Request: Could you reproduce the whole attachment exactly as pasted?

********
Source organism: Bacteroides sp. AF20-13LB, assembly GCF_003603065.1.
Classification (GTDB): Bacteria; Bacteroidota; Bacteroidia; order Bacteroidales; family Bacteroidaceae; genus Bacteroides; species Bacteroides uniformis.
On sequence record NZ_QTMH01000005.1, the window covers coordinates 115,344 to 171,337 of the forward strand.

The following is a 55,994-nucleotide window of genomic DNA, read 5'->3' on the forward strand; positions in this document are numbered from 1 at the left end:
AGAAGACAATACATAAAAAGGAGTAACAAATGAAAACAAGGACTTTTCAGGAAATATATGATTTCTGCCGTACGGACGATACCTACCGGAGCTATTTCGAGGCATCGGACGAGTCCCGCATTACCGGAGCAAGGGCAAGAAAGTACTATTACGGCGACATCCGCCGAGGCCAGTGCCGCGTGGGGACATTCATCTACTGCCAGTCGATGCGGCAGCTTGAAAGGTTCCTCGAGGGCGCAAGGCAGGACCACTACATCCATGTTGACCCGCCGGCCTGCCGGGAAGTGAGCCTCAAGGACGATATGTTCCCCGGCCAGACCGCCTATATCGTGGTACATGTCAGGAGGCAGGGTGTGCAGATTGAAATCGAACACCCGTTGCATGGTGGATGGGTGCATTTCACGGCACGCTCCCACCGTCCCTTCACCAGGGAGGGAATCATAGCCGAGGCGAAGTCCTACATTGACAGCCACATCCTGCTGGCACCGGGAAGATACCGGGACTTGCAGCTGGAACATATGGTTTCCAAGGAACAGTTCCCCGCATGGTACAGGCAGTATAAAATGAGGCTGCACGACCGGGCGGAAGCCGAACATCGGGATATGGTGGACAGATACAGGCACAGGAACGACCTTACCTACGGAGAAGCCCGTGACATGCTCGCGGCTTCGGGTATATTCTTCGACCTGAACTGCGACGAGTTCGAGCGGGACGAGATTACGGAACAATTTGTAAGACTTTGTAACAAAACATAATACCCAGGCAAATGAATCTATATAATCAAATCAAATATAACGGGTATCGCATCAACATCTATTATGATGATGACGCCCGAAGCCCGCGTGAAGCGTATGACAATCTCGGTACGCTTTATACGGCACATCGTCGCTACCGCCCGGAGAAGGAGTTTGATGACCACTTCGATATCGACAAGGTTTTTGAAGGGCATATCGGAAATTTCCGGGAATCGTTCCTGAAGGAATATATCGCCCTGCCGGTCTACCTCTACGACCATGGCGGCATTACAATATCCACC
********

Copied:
Source organism: Bacteroides sp. AF20-13LB, assembly GCF_003603065.1.
Classification (GTDB): Bacteria; Bacteroidota; Bacteroidia; order Bacteroidales; family Bacteroidaceae; genus Bacteroides; species Bacteroides uniformis.
On sequence record NZ_QTMH01000005.1, the window covers coordinates 115,344 to 171,337 of the forward strand.

The following is a 55,994-nucleotide window of genomic DNA, read 5'->3' on the forward strand; positions in this document are numbered from 1 at the left end:
AGAAGACAATACATAAAAAGGAGTAACAAATGAAAACAAGGACTTTTCAGGAAATATATGATTTCTGCCGTACGGACGATACCTACCGGAGCTATTTCGAGGCATCGGACGAGTCCCGCATTACCGGAGCAAGGGCAAGAAAGTACTATTACGGCGACATCCGCCGAGGCCAGTGCCGCGTGGGGACATTCATCTACTGCCAGTCGATGCGGCAGCTTGAAAGGTTCCTCGAGGGCGCAAGGCAGGACCACTACATCCATGTTGACCCGCCGGCCTGCCGGGAAGTGAGCCTCAAGGACGATATGTTCCCCGGCCAGACCGCCTATATCGTGGTACATGTCAGGAGGCAGGGTGTGCAGATTGAAATCGAACACCCGTTGCATGGTGGATGGGTGCATTTCACGGCACGCTCCCACCGTCCCTTCACCAGGGAGGGAATCATAGCCGAGGCGAAGTCCTACATTGACAGCCACATCCTGCTGGCACCGGGAAGATACCGGGACTTGCAGCTGGAACATATGGTTTCCAAGGAACAGTTCCCCGCATGGTACAGGCAGTATAAAATGAGGCTGCACGACCGGGCGGAAGCCGAACATCGGGATATGGTGGACAGATACAGGCACAGGAACGACCTTACCTACGGAGAAGCCCGTGACATGCTCGCGGCTTCGGGTATATTCTTCGACCTGAACTGCGACGAGTTCGAGCGGGACGAGATTACGGAACAATTTGTAAGACTTTGTAACAAAACATAATACCCAGGCAAATGAATCTATATAATCAAATCAAATATAACGGGTATCGCATCAACATCTATTATGATGATGACGCCCGAAGCCCGCGTGAAGCGTATGACAATCTCGGTACGCTTTATACGGCACATCGTCGCTACCGCCCGGAGAAGGAGTTTGATGACCACTTCGATATCGACAAGGTTTTTGAAGGGCATATCGGAAATTTCCGGGAATCGTTCCTGAAGGAATATATCGCCCTGCCGGTCTACCTCTACGACCATGGCGGCATTACAATATCCACC